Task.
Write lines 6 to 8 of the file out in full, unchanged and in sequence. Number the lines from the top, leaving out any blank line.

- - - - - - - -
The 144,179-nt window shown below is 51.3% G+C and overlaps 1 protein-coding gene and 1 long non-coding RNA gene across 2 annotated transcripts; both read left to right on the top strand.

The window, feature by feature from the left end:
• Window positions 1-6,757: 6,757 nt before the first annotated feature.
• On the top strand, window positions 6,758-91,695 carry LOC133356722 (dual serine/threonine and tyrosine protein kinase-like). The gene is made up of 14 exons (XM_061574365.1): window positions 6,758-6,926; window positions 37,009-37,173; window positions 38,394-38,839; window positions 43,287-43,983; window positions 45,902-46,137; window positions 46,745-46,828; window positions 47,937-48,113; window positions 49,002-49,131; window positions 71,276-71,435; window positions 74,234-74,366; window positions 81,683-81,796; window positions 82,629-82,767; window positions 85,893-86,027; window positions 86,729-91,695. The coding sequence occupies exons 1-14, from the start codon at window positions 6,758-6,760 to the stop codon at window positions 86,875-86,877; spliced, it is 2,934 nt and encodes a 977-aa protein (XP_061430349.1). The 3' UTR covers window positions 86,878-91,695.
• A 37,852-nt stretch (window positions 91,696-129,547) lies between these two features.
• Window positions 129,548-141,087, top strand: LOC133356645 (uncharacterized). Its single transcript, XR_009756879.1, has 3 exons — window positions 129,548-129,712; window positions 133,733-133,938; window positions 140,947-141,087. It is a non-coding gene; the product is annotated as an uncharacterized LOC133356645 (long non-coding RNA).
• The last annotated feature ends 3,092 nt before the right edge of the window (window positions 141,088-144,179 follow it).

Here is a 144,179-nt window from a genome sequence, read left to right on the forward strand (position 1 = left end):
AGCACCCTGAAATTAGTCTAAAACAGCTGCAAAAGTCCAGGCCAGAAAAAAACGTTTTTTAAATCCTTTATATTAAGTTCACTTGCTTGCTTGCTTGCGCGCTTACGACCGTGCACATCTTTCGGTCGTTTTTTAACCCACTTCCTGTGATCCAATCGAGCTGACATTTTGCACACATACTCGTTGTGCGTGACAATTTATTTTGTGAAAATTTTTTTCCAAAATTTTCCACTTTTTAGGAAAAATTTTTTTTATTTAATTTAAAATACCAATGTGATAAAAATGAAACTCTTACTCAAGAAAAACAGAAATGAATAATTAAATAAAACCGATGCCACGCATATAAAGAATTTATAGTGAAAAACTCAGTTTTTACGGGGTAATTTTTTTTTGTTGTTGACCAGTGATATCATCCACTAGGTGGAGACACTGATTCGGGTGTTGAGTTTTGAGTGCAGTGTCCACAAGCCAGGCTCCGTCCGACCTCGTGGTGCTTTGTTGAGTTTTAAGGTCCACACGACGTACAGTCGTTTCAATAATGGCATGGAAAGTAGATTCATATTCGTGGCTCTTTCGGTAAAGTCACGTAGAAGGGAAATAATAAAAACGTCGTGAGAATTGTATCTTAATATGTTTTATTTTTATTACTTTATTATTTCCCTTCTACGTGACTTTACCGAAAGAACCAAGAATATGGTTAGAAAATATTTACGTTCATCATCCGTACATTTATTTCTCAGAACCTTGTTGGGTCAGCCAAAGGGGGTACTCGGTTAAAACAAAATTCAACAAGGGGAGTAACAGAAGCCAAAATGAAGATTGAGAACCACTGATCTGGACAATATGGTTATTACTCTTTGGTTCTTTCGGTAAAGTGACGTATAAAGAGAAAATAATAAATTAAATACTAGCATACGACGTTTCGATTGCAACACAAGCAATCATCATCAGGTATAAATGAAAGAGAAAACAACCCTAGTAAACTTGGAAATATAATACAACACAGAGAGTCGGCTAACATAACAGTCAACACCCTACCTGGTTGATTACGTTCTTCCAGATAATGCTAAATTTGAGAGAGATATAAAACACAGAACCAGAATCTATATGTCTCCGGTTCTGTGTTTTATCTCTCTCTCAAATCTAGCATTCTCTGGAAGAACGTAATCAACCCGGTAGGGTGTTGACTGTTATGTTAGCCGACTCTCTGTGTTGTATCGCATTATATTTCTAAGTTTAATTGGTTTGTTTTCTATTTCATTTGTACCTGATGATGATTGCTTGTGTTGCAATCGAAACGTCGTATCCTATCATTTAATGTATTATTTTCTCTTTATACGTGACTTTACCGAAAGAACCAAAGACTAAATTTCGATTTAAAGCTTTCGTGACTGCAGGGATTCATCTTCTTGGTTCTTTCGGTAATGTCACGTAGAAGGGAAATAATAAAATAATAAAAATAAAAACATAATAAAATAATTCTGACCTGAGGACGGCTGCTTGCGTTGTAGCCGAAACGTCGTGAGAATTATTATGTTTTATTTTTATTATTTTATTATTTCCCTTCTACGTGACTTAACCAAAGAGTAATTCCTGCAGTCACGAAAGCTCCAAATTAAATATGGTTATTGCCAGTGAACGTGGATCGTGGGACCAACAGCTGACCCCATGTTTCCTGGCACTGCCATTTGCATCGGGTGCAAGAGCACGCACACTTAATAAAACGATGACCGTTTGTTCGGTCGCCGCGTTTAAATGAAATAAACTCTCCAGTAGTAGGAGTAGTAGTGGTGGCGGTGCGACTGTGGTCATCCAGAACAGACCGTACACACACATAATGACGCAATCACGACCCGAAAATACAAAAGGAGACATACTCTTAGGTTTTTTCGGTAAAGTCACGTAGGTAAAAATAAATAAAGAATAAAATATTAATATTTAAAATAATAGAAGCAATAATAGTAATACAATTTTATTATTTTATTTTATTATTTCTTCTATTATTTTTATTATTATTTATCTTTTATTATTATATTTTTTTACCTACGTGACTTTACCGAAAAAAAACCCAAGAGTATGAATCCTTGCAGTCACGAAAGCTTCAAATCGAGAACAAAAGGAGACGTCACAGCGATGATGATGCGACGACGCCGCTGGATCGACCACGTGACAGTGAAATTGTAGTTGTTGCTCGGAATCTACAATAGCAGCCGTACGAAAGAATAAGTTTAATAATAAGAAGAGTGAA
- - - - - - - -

• Window positions 129,548-141,087, top strand: LOC133356645 (uncharacterized). Its single transcript, XR_009756879.1, has 3 exons — window positions 129,548-129,712; window positions 133,733-133,938; window positions 140,947-141,087. It is a non-coding gene; the product is annotated as an uncharacterized LOC133356645 (long non-coding RNA).
• The last annotated feature ends 3,092 nt before the right edge of the window (window positions 141,088-144,179 follow it).

Here is a 144,179-nt window from a genome sequence, read left to right on the forward strand (position 1 = left end):